If the inserted card has value remaining (block 216 YES output) or has been refilled (block 220 YES output), method 200 proceeds to block 224 where the processor waits to receive a start signal. When a start signal is received method 200 proceeds to block 226 where the processor causes the control system to dispense one unit of water and debit the inserted card. The volume of one unit of water may be determined by the system administrator, and may be, for example 100 ml or less.

After each unit of water is dispensed and the inserted card has been debited at block 226, method 200 proceeds to block 228 where the processor determines if the inserted card has any value remaining. If the inserted card has value remaining (block 228 YES output), method 200 proceeds to block 230 where the processor determines if a stop signal has been received from the user interface. If a stop signal has not been received (block 230 NO output), method 200 returns to block 226 and another unit of water is dispensed and debited from the inserted card.

Method 200 continues to cycle through blocks 226, 228 and 230 as long as the inserted card has value remaining and a stop signal is not received. Method 200 may cycle through blocks 226, 228 and 230 at a rate sufficiently fast to permit a continuous flow of dispensed water. Once the inserted card has no remaining value (block 228 NO output) or a stop signal is received (block 230 YES output), method 200 proceeds to block 232 where the user is prompted to remove the inserted card, then returns to block 202 to await the insertion of another smart card.

FIGS. 3 and 4 show an example water dispensing system according to another embodiment of the invention. A water processing system 300 is shown in FIG. 3, and a control system 400 and user interface 450 are shown in FIG. 4. It is to be understood that the embodiment shown in FIGS. 3 and 4 includes a number of features which may not be required in all embodiments of the invention.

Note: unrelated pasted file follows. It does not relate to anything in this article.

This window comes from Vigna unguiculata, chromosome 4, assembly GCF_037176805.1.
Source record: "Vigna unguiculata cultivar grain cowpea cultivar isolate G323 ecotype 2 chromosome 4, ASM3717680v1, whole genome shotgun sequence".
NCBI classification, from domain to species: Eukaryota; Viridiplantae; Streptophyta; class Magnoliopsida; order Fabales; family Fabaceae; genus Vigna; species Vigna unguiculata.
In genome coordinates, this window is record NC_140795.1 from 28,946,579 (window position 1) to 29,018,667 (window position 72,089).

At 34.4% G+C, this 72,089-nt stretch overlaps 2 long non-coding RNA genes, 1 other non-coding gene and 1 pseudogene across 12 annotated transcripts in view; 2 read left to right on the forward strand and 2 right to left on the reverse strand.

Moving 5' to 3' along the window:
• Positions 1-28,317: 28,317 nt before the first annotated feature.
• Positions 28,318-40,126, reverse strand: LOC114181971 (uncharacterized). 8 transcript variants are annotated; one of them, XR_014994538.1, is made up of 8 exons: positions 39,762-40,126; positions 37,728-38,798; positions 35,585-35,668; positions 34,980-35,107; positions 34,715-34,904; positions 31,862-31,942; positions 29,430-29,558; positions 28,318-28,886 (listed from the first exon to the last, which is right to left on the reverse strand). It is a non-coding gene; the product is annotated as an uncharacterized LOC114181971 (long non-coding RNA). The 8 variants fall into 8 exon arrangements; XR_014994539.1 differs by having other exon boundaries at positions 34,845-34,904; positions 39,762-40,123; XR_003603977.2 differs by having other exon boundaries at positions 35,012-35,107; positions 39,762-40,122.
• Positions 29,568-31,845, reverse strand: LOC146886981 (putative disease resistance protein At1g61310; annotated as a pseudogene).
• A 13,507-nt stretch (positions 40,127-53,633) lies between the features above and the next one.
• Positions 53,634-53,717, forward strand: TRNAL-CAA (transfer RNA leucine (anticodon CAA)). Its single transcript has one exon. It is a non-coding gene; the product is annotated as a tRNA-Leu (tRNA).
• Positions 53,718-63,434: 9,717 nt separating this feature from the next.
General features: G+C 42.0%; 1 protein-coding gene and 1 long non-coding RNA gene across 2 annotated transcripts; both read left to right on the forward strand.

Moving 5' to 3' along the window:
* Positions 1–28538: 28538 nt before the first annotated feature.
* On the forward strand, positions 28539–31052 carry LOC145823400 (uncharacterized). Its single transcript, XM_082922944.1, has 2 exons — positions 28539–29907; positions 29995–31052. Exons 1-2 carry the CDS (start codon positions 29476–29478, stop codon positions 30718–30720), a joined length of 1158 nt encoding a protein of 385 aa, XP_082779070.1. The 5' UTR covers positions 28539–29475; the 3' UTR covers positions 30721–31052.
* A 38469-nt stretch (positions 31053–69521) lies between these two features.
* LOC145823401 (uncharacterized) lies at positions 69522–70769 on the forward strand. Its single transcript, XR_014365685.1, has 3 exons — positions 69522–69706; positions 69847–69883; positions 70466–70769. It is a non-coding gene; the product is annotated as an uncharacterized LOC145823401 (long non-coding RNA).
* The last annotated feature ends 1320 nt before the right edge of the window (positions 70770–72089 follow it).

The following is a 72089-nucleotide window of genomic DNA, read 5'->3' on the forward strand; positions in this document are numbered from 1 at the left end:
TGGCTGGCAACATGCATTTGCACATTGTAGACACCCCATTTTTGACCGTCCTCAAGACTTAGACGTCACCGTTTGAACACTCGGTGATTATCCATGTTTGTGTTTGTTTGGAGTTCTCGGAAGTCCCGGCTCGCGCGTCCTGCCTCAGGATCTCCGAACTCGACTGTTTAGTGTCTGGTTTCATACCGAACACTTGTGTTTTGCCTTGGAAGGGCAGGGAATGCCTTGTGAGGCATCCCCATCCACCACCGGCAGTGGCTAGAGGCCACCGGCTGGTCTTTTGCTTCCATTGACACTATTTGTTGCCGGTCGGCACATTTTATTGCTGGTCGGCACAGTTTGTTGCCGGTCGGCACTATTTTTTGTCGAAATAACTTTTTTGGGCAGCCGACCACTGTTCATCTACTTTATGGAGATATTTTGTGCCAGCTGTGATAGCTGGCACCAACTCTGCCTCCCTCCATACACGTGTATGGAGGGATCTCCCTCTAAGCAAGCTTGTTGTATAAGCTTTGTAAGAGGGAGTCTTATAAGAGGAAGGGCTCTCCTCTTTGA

As shown in FIG. 3, system 300 comprises a cold water source 302 coupled to a cold water valve 304 and a hot water source 306 coupled to a hot water valve 308. System 300 may also comprise check valves 303 and 307 located upstream of cold and hot water valves 304 and 308, respectively, to prevent backflow into the water supply system. At least one of cold and hot water valves 304 and 308 comprises a proportional valve, and the other may comprise either a simple on/off valve or a proportional valve. The outputs of valves 304 and 308 are combined at junction 310, and the mixed cold and hot water (the “feed water”) passes through a temperature sensor 312. Temperature sensor 312 provides control system 400 with a measurement of the temperature of the feed water, so that control system 400 may adjust valves 304 and 308 to achieve a feed water temperature within a desired range. The upper limit of the desired range of the feed water temperature may be, for example at or near the upper limit of the manufacturer's recommended temperature for the RO membranes used in system 300. For example, the upper limit may be approximately 25 degrees Celsius (78 F).